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Mike Scioscia takes this one Angels game as one game at a time

T.J. SIMERS

Angels manager Scioscia explains his approach as 'you need to bring a certain level of play in every game,' but just can't admit a game against the Texas Rangers means more.

July 22, 2012|T.J. Simers

Crazy me, I come to Angel Stadium on Sunday, and I don't ordinarily work Sundays, but I'm thinking this is a big game against the Texas Rangers.

I figure the Angels must feel the same way because they charge their fans more for games like this. They call it "dynamic pricing." Monday night's game with the Royals is not so dynamic.

Charging more, the Angels not only have a national anthem singer but also TV star Marlee Matlin to sign the anthem.

They have also brought out the curvaceous Miss Supercross, Dianna Dahlgren, to stand on the mound as part of first-pitch ceremonies to help wipe out the stinking memory of Ervin Santana, who stood there a day earlier.

But when I ask Manager Mike Scioscia whether he considers this a big game like everyone else, he goes Dr. Phil on me.

"From your heart, dig down deep, if you really care I'll answer it,'' says Scioscia.

"I really care because I have one more column to write before I go on vacation again," I tell him.

I figure Scioscia will say anything just to send me on my vacation, but instead he asks, "That's the reason why?"

"That's totally the reason," I say, because my life isn't going to change one way or the other whether Scioscia thinks it's a big game — unless I don't have his ramblings to complete a column.

"If you really care deep down inside and you say you really care," says Scioscia, and I'm guessing Mike Napoli never gave Scioscia the answer he was looking for.

"I really, really care," I tell him, and keep in mind this is a group interview with all reporters here for the game and he won't give up.

"I don't believe you," he says.

I'm thinking, "What's going to happen when I start to ask the really tough questions, like how does a team with as much talent as the Angels find itself running neck and neck with Oakland?"

"So you're declining to answer my question"' whether this is a big game? I say with amusement.

"I just don't think you really care," Scioscia says, and every time I see him call a player to his office and close the door, I feel sorry for the player.

"Would I rather be home, yes," I tell Scioscia, and apparently I'm not alone given the number of empty seats for the Rangers. Dynamic pricing, I guess.

"It's a game on the schedule and you need to bring a certain level of play in every game," Scioscia says finally. He can't just admit this is a big game?

"It's the only game you have on the schedule so in that regard it's a big game," he says. Maybe you understand now why I take so many vacations.

Looking at the Dodgers' roster, I don't see how they win; looking at the Angels' roster I don't see how they lose.

But I think there's a hint in the way the Angels play out a season. Scioscia maintains every game means the same as the next, when a loss to Texas will be so much more damaging than a loss to Kansas City.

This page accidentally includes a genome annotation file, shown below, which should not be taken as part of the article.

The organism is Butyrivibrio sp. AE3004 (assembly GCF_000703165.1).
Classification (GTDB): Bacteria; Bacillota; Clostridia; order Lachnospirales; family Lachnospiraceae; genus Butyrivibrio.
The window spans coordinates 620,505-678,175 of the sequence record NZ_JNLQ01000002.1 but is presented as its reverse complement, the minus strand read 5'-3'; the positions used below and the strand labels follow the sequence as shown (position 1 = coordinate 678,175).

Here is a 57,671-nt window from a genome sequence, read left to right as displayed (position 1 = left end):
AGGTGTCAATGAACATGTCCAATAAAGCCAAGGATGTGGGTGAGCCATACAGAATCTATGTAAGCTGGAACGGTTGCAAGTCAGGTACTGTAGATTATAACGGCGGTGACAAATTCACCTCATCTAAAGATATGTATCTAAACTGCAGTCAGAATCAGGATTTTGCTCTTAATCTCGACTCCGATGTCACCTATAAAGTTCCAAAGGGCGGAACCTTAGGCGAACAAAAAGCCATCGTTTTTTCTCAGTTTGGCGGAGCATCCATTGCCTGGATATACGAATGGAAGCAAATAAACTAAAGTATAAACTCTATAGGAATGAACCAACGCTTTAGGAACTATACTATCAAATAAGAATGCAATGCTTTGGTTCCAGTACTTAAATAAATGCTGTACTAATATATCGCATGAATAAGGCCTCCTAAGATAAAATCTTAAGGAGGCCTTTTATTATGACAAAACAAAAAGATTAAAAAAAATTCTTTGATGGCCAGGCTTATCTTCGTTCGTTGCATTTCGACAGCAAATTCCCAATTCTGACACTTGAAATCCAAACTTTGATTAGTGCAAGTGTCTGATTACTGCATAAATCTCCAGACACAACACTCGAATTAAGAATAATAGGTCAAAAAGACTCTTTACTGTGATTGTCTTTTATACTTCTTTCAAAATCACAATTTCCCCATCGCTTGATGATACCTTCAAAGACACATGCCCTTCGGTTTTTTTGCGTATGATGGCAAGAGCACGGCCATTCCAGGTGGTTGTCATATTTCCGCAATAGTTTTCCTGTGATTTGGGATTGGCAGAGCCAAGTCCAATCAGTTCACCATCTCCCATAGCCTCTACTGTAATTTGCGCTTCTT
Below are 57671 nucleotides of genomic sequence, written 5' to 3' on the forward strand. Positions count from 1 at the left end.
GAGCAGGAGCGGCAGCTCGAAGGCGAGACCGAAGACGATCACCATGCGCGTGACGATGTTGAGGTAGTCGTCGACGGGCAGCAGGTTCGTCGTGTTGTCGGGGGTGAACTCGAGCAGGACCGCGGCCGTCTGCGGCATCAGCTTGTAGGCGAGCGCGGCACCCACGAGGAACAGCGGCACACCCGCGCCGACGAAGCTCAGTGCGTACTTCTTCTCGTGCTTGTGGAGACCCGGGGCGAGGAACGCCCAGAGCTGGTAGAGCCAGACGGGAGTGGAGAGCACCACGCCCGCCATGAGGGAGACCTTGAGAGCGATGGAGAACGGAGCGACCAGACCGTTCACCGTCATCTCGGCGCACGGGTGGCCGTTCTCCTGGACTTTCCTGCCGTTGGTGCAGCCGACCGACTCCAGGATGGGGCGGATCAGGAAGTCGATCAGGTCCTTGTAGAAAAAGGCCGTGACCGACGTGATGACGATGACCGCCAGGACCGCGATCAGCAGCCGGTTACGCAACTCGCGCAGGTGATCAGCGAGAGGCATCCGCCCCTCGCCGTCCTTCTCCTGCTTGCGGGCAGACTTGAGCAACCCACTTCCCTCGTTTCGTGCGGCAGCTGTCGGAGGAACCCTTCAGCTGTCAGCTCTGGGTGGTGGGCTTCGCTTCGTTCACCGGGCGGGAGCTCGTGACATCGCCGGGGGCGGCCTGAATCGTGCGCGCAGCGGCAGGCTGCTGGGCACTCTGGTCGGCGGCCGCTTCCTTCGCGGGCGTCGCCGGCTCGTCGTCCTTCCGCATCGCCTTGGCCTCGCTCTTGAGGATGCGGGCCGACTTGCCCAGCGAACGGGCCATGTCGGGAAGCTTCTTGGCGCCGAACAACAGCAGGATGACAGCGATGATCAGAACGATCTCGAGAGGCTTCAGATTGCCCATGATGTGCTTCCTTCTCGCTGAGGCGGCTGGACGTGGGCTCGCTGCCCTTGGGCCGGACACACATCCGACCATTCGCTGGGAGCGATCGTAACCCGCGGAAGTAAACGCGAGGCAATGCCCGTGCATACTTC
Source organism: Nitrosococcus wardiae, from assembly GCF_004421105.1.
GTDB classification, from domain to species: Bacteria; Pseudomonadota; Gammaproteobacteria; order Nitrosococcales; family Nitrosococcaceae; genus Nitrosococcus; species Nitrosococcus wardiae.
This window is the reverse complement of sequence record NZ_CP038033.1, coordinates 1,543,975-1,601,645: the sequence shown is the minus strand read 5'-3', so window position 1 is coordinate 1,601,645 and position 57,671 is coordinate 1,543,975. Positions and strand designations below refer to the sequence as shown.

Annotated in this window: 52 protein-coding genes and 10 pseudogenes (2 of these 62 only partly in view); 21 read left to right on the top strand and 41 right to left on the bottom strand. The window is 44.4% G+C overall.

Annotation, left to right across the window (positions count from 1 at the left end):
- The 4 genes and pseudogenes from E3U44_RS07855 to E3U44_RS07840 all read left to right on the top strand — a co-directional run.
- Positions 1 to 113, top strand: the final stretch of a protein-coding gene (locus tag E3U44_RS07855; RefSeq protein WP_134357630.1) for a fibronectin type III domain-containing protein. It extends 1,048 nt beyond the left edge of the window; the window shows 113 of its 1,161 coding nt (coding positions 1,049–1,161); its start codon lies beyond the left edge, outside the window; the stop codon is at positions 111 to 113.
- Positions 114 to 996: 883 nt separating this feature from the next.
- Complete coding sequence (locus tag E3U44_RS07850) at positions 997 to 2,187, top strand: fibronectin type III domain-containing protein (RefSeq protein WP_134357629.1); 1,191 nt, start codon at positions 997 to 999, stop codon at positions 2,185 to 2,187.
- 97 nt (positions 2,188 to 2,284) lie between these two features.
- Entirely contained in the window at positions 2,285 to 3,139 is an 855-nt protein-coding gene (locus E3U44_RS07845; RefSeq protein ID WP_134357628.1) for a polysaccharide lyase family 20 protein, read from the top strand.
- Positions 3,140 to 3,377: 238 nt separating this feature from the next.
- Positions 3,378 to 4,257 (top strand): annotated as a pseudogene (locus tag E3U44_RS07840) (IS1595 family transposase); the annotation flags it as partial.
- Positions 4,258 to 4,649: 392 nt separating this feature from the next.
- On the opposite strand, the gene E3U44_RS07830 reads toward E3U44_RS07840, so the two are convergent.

Doesn't the manager lose credibility when not admitting the obvious?

"I think you are confusing, probably because of your lack of experience, with saying every game is the same as we're being nonchalant," he says. From experience, I know a putdown when I hear it.

"I think you've made some very, very inaccurate assumptions about how we go about things because you're never here," Scioscia says.

I notice Angry Arte isn't here, and they tell me he hasn't been here for the whole Texas series or much of the season. I wonder whether Scioscia is discounting everything Angry Arte has to say because he's never here.

If the Angels don't make the playoffs for a third straight year, I suspect Angry Arte will have lots to say.

"The theory is, you play a spring training game, a regular season game, play a pennant race game and a playoff game as a baseball game," says Scioscia, and he really talks like that.

"If you do things to win a game and do them in spring training, there's no reason why you wouldn't do them today."

Amen. But it doesn't happen that way. Human nature takes over and teams play down to their competition at times, while almost everyone raises their game for the playoffs.

"Isn't this a bigger game than tomorrow night's game with Kansas City?" I ask.

"A win is a win,"' he says, even though a loss to Texas will be a two-game swing in the standings.

But then Scioscia will tell you he pays no attention to the standings, no series bigger than the next, and the Angels have been playing like it. They win tonight and they are 9-9 in July with more talent on their roster than maybe all teams combined in the Dodgers' division.

"I don't agree with your assertion we should start going out there and playing tight," says Scioscia, inventing the assertion.

"You want guys to play free," he adds, which sounds so strange coming from a control freak. "You don't want guys to play with the burden of — if I miss this play we lose a big game."

So I guess it's a secret the Angels are playing a big game. The heat off, Albert Pujols hits rifle shots for a double and home run, Bobby Wilson adds a double and home run, Mike Trout gets two hits and Dan Haren comes off the disabled list to stifle the Rangers' attack.

A win is a win, and as long as Scioscia can keep the Angels from knowing they are in a big game, maybe they do make the playoffs.

Then it will be fun to see how Scioscia downplays those games.

t.j.simers@latimes.com

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